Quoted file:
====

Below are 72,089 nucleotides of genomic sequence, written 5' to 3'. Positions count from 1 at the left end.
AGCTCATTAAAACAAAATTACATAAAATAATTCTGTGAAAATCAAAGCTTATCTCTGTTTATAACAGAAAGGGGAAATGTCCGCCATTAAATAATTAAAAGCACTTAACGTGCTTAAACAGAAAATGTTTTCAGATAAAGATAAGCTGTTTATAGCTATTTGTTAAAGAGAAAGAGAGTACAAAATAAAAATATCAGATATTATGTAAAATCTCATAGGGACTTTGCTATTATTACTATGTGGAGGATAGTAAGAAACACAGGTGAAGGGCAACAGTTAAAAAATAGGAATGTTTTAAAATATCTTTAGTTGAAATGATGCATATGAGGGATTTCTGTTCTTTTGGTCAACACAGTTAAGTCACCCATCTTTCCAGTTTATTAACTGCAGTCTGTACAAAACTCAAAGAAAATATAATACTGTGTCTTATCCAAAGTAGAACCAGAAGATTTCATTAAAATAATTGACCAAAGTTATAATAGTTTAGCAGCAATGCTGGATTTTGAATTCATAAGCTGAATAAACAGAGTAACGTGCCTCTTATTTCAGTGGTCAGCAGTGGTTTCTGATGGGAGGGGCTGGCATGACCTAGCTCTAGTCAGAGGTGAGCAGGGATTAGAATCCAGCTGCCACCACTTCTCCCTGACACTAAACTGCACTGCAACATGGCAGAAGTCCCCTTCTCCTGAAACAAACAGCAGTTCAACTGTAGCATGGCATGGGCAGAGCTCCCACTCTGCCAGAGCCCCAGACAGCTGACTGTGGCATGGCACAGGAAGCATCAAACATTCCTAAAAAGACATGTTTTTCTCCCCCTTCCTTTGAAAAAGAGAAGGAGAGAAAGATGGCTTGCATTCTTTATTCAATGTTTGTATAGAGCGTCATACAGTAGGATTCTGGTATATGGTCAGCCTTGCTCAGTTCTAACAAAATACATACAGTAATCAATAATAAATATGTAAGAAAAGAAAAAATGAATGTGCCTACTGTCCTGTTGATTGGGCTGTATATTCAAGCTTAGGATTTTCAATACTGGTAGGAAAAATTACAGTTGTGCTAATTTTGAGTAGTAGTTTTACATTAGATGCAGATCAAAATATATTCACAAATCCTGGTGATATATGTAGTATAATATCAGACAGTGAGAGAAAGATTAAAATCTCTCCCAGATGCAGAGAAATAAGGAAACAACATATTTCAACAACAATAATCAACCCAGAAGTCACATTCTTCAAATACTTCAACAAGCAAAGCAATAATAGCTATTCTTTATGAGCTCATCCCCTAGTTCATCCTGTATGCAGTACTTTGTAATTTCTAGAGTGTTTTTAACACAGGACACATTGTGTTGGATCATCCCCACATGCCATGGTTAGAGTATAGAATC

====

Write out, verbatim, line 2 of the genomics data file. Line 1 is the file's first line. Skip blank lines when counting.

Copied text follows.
AGCTCATTAAAACAAAATTACATAAAATAATTCTGTGAAAATCAAAGCTTATCTCTGTTTATAACAGAAAGGGGAAATGTCCGCCATTAAATAATTAAAAGCACTTAACGTGCTTAAACAGAAAATGTTTTCAGATAAAGATAAGCTGTTTATAGCTATTTGTTAAAGAGAAAGAGAGTACAAAATAAAAATATCAGATATTATGTAAAATCTCATAGGGACTTTGCTATTATTACTATGTGGAGGATAGTAAGAAACACAGGTGAAGGGCAACAGTTAAAAAATAGGAATGTTTTAAAATATCTTTAGTTGAAATGATGCATATGAGGGATTTCTGTTCTTTTGGTCAACACAGTTAAGTCACCCATCTTTCCAGTTTATTAACTGCAGTCTGTACAAAACTCAAAGAAAATATAATACTGTGTCTTATCCAAAGTAGAACCAGAAGATTTCATTAAAATAATTGACCAAAGTTATAATAGTTTAGCAGCAATGCTGGATTTTGAATTCATAAGCTGAATAAACAGAGTAACGTGCCTCTTATTTCAGTGGTCAGCAGTGGTTTCTGATGGGAGGGGCTGGCATGACCTAGCTCTAGTCAGAGGTGAGCAGGGATTAGAATCCAGCTGCCACCACTTCTCCCTGACACTAAACTGCACTGCAACATGGCAGAAGTCCCCTTCTCCTGAAACAAACAGCAGTTCAACTGTAGCATGGCATGGGCAGAGCTCCCACTCTGCCAGAGCCCCAGACAGCTGACTGTGGCATGGCACAGGAAGCATCAAACATTCCTAAAAAGACATGTTTTTCTCCCCCTTCCTTTGAAAAAGAGAAGGAGAGAAAGATGGCTTGCATTCTTTATTCAATGTTTGTATAGAGCGTCATACAGTAGGATTCTGGTATATGGTCAGCCTTGCTCAGTTCTAACAAAATACATACAGTAATCAATAATAAATATGTAAGAAAAGAAAAAATGAATGTGCCTACTGTCCTGTTGATTGGGCTGTATATTCAAGCTTAGGATTTTCAATACTGGTAGGAAAAATTACAGTTGTGCTAATTTTGAGTAGTAGTTTTACATTAGATGCAGATCAAAATATATTCACAAATCCTGGTGATATATGTAGTATAATATCAGACAGTGAGAGAAAGATTAAAATCTCTCCCAGATGCAGAGAAATAAGGAAACAACATATTTCAACAACAATAATCAACCCAGAAGTCACATTCTTCAAATACTTCAACAAGCAAAGCAATAATAGCTATTCTTTATGAGCTCATCCCCTAGTTCATCCTGTATGCAGTACTTTGTAATTTCTAGAGTGTTTTTAACACAGGACACATTGTGTTGGATCATCCCCACATGCCATGGTTAGAGTATAGAATC